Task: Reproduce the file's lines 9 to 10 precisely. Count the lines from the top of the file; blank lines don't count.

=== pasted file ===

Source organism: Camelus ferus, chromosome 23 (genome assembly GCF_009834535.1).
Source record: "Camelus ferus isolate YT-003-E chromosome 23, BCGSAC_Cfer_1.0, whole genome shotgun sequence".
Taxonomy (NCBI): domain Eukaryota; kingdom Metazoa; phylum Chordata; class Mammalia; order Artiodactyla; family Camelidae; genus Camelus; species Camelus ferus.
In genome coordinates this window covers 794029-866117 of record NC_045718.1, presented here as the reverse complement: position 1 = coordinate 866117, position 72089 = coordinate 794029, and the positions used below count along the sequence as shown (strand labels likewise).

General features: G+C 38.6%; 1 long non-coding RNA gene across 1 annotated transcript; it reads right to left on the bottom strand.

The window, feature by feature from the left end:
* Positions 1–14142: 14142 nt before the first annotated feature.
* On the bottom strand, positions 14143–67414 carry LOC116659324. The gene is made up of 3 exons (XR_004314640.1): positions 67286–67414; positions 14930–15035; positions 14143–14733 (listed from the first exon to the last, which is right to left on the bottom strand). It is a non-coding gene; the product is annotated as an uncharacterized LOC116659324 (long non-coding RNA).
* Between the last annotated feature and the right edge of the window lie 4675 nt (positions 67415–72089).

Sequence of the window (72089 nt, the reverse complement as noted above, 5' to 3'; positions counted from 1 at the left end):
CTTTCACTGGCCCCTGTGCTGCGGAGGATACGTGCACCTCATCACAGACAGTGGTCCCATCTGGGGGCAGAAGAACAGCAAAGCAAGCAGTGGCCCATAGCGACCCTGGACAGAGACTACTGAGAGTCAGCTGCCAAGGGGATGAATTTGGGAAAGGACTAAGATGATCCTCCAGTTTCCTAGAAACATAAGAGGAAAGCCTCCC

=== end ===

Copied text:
* Between the last annotated feature and the right edge of the window lie 4675 nt (positions 67415–72089).

Sequence of the window (72089 nt, the reverse complement as noted above, 5' to 3'; positions counted from 1 at the left end):